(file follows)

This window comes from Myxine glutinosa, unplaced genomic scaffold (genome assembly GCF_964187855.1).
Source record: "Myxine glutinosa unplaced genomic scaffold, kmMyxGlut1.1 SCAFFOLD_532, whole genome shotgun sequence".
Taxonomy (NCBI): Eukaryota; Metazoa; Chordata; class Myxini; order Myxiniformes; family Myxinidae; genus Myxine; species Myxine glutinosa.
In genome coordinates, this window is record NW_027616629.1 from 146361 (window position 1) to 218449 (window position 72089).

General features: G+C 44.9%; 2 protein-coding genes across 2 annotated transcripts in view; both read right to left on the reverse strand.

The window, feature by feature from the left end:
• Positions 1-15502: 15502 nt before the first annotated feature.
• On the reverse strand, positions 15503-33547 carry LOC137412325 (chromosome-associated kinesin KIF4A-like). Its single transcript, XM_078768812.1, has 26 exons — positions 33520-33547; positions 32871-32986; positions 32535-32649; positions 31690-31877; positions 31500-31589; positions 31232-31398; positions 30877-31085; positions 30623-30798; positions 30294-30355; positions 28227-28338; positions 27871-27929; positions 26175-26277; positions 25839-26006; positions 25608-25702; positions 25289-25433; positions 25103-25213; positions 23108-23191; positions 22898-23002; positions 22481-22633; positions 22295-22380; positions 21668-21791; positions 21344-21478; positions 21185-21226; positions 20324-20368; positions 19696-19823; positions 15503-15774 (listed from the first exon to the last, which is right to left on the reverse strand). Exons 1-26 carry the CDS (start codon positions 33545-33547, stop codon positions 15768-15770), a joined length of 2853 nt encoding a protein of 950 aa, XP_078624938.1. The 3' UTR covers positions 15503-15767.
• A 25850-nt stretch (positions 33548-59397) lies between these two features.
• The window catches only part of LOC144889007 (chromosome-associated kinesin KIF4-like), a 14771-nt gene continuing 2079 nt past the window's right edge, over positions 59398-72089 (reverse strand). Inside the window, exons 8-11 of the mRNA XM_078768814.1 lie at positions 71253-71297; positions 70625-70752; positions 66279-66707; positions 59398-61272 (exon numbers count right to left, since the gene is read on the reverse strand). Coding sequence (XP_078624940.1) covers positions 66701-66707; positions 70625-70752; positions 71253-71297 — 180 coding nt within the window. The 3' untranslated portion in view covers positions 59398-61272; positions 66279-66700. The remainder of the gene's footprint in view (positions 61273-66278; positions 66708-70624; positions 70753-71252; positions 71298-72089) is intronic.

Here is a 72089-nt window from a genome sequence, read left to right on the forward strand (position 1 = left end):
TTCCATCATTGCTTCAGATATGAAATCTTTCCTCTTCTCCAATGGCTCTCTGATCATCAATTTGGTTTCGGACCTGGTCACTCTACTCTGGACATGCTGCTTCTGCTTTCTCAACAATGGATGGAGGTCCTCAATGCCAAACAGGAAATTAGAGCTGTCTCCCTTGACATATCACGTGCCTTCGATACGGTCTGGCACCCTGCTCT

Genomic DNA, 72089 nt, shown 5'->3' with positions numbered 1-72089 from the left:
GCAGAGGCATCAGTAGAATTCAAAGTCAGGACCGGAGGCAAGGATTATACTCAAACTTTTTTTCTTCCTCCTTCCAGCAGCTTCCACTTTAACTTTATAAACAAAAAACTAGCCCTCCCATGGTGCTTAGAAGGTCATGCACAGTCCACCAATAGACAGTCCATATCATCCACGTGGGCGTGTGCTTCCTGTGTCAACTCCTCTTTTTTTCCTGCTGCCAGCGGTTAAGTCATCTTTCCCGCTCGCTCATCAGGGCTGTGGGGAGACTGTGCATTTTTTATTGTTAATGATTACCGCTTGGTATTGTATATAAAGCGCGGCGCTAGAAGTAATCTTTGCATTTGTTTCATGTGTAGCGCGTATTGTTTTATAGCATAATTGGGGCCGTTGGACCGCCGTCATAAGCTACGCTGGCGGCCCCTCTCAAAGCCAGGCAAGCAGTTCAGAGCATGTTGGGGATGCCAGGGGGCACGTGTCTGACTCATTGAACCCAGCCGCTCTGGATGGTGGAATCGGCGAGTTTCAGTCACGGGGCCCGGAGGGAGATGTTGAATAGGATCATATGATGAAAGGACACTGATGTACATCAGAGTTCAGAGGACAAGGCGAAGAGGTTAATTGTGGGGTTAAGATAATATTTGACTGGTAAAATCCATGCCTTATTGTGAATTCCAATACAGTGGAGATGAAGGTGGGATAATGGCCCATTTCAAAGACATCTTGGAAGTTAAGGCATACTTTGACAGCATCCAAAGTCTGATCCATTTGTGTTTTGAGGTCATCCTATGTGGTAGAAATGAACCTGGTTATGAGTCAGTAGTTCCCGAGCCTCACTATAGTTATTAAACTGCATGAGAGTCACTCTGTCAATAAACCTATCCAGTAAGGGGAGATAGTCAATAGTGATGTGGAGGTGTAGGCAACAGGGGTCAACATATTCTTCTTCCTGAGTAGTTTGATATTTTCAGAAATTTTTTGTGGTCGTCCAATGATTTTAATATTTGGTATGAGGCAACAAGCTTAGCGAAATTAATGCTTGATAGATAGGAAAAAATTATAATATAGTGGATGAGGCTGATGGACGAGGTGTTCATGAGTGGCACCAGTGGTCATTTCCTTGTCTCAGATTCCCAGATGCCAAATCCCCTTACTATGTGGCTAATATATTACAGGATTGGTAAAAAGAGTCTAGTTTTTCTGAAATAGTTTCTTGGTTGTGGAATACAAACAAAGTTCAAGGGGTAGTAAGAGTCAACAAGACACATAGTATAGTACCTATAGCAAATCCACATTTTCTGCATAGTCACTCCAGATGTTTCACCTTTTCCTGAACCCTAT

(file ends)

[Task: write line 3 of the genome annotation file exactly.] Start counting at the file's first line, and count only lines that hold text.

Taxonomy (NCBI): Eukaryota; Metazoa; Chordata; class Myxini; order Myxiniformes; family Myxinidae; genus Myxine; species Myxine glutinosa.